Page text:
- Photo: Gypsies at Belzec concentration camp 1940 – USHMM, courtesy of Archiwum Dokumentacji MechanicznejDuring the late 1930s and 1940s a Final Solution was executed by the Nazi Regime against the Roma and Gypsies. Naming this horror has proved problematic.
It has been called the Gypsy Holocaust, the Forgotten Holocaust, Holokosto, the Porajmos, Porrajmos and the Pharrajimos. Detractors have taken issue with all of those variants. In the Balkans, some scholars and Roma have opted for Samudaripen. In Russia, it’s been named Kali Traš or Berša Bibahtale. This sea of names, inciting strong academic debate over the best one to use, has resulted in a babble of study titles. The casual reader would be forgiven for not linking them together at all.
Lest we forget, the story of a genocide is in danger of becoming submerged beneath the semantics. This wouldn’t simply be a casualty of Academe. It’s a situation which could so easily happen again and, some might argue, is on the brink of doing so. Allowing the lessons to sink unheeded, for want of a collective title, could prove fatal.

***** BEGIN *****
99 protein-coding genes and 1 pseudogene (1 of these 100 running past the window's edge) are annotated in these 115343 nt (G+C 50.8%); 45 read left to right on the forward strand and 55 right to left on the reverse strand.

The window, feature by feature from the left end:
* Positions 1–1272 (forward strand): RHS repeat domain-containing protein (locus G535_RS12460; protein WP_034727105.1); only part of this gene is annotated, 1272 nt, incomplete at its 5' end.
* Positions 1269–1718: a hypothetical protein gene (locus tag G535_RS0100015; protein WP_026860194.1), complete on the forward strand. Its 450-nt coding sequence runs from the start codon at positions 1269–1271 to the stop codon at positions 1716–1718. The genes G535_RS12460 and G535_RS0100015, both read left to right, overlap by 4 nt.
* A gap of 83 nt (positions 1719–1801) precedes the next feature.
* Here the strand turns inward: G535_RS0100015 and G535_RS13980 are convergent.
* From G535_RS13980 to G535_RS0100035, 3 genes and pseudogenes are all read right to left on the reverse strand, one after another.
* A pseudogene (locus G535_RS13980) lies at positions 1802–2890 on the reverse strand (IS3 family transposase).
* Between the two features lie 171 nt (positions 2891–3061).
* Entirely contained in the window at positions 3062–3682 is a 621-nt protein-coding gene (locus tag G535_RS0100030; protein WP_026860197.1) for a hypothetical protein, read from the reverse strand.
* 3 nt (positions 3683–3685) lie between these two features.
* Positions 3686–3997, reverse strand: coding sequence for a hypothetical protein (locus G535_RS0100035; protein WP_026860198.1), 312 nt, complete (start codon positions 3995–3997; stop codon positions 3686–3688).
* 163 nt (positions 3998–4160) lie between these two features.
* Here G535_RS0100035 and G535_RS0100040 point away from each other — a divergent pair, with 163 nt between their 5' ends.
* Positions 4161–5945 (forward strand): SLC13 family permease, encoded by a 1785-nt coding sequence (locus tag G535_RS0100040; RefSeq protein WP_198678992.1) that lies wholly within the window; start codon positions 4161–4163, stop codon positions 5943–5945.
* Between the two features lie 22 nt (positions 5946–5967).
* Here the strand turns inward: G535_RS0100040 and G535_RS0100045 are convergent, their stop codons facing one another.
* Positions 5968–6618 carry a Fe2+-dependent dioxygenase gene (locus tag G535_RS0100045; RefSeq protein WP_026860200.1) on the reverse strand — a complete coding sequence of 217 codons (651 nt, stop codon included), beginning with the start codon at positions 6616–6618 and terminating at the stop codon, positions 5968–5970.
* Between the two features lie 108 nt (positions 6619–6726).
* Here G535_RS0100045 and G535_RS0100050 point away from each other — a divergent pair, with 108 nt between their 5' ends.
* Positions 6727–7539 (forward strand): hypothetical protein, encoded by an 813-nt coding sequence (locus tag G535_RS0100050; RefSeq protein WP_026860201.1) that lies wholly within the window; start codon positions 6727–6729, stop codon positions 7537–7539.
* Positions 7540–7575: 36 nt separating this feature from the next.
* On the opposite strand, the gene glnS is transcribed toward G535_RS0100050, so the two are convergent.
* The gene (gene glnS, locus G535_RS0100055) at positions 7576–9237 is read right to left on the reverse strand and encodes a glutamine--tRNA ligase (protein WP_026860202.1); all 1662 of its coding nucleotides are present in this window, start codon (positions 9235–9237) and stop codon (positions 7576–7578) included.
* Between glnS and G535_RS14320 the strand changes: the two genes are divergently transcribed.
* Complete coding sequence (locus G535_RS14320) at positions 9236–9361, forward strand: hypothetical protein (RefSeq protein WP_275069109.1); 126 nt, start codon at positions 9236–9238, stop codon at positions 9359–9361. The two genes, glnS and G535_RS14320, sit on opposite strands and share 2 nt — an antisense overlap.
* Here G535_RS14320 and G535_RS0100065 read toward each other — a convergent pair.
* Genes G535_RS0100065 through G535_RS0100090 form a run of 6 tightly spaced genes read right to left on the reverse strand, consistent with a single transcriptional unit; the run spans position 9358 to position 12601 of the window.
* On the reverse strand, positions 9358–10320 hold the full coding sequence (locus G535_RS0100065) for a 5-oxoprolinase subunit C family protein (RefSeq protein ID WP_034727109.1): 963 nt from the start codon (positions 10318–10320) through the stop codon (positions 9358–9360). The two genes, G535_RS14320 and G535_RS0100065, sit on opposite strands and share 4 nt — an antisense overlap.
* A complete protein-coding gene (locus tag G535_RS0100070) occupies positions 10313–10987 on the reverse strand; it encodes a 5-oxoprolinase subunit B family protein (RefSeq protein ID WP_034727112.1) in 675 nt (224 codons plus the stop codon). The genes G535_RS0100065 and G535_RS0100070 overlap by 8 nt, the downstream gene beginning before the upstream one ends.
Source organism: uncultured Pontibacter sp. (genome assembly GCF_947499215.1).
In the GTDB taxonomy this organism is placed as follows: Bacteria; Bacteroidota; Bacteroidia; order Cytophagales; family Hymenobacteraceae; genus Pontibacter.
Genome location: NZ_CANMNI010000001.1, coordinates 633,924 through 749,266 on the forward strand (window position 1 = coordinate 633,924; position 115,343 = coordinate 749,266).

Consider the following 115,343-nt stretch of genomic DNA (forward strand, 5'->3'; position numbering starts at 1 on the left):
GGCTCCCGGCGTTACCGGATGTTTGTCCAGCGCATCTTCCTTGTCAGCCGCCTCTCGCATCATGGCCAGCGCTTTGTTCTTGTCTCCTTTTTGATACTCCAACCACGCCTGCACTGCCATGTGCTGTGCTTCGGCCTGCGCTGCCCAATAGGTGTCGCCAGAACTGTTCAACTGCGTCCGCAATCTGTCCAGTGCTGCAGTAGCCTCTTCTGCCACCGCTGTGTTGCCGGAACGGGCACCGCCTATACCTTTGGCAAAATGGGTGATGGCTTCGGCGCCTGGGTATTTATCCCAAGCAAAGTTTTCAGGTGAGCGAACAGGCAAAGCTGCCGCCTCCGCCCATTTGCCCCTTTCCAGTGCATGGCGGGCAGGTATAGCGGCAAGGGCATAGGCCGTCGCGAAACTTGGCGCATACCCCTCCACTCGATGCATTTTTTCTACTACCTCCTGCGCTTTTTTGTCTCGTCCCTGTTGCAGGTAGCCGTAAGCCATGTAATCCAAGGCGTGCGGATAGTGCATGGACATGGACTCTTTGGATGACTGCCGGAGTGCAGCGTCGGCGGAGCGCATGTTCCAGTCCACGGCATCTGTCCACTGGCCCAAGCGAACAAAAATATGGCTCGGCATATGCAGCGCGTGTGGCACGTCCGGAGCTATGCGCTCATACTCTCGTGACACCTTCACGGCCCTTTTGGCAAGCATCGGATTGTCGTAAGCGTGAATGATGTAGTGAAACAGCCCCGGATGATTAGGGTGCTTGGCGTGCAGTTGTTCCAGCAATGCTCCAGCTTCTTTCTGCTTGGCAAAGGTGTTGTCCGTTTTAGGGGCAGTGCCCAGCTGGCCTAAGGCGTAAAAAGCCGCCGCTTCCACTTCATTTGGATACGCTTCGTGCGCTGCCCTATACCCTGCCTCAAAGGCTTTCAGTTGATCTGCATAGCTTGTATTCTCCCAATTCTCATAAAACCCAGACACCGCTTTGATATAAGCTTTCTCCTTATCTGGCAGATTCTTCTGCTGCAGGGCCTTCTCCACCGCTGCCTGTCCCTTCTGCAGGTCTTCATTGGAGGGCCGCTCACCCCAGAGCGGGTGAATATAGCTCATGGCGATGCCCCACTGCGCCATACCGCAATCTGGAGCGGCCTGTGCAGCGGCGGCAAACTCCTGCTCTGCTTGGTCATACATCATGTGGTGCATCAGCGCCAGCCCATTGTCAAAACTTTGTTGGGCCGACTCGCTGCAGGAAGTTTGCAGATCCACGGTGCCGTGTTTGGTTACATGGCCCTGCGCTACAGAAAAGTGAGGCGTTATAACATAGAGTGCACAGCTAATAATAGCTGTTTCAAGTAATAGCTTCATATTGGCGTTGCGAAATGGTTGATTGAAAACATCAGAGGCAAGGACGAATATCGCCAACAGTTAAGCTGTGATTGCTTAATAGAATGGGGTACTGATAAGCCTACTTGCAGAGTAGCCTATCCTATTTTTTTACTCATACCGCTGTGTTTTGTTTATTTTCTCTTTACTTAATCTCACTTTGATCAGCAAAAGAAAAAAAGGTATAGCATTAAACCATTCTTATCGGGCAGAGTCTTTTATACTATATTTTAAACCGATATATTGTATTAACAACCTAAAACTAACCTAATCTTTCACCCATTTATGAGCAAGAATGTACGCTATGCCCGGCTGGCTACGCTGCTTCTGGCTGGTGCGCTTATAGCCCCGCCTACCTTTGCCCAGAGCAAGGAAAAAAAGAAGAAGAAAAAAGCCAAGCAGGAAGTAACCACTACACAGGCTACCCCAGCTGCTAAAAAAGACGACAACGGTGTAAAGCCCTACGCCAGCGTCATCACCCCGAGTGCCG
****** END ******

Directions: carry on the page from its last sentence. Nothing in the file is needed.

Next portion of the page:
HIstorical Studies: What’s in a Name?
Before any history can be effectively told, it has to be named. For current events, a headline does the job. Once something becomes bigger, then categorisation under a label helps to collect those otherwise disjointed facts and tellings into an instantly recognisable whole.
Umbrella terms help people fix an event into the vast tapestry of time. We know precisely where to point our historical compass if we are told that something is Iron Age, Elizabethan, or dates from the American Civil War period. It is a learning aid or a mnemonic, which works in precisely the same way as a marketing brand. It is easier to determine exactly what drink is being discussed if we use Pepsi or Coca Cola, instead of saying ‘fizzy brown stuff in a can.’
The opposite is also true. Argue too much over its name and a story risks not being told at all. It becomes lost in the confusion of too many unconnected testimonies and facts. Few histories have been as dogged by linguistic pedantry than what happened to the Roma, Sinti, Gypsy and Traveller communities, as a result of the Nazi Regime’s Final Solution.